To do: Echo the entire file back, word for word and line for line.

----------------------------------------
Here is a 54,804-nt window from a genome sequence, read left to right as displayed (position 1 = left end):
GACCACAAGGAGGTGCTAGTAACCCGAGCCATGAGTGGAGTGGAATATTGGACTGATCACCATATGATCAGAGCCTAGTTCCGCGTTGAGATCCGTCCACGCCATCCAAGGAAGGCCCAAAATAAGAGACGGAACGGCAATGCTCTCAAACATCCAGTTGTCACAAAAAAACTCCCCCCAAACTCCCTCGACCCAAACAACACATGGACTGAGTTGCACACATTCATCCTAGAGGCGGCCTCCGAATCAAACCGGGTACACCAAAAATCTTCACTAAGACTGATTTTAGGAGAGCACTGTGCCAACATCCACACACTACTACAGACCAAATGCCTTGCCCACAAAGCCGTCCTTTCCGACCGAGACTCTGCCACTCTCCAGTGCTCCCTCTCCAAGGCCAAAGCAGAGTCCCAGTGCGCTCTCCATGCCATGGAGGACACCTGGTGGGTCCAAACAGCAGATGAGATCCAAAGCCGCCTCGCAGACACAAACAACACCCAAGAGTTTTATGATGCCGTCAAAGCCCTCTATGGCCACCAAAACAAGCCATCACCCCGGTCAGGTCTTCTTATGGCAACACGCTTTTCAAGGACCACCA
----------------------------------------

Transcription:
Here is a 54,804-nt window from a genome sequence, read left to right as displayed (position 1 = left end):
GACCACAAGGAGGTGCTAGTAACCCGAGCCATGAGTGGAGTGGAATATTGGACTGATCACCATATGATCAGAGCCTAGTTCCGCGTTGAGATCCGTCCACGCCATCCAAGGAAGGCCCAAAATAAGAGACGGAACGGCAATGCTCTCAAACATCCAGTTGTCACAAAAAAACTCCCCCCAAACTCCCTCGACCCAAACAACACATGGACTGAGTTGCACACATTCATCCTAGAGGCGGCCTCCGAATCAAACCGGGTACACCAAAAATCTTCACTAAGACTGATTTTAGGAGAGCACTGTGCCAACATCCACACACTACTACAGACCAAATGCCTTGCCCACAAAGCCGTCCTTTCCGACCGAGACTCTGCCACTCTCCAGTGCTCCCTCTCCAAGGCCAAAGCAGAGTCCCAGTGCGCTCTCCATGCCATGGAGGACACCTGGTGGGTCCAAACAGCAGATGAGATCCAAAGCCGCCTCGCAGACACAAACAACACCCAAGAGTTTTATGATGCCGTCAAAGCCCTCTATGGCCACCAAAACAAGCCATCACCCCGGTCAGGTCTTCTTATGGCAACACGCTTTTCAAGGACCACCA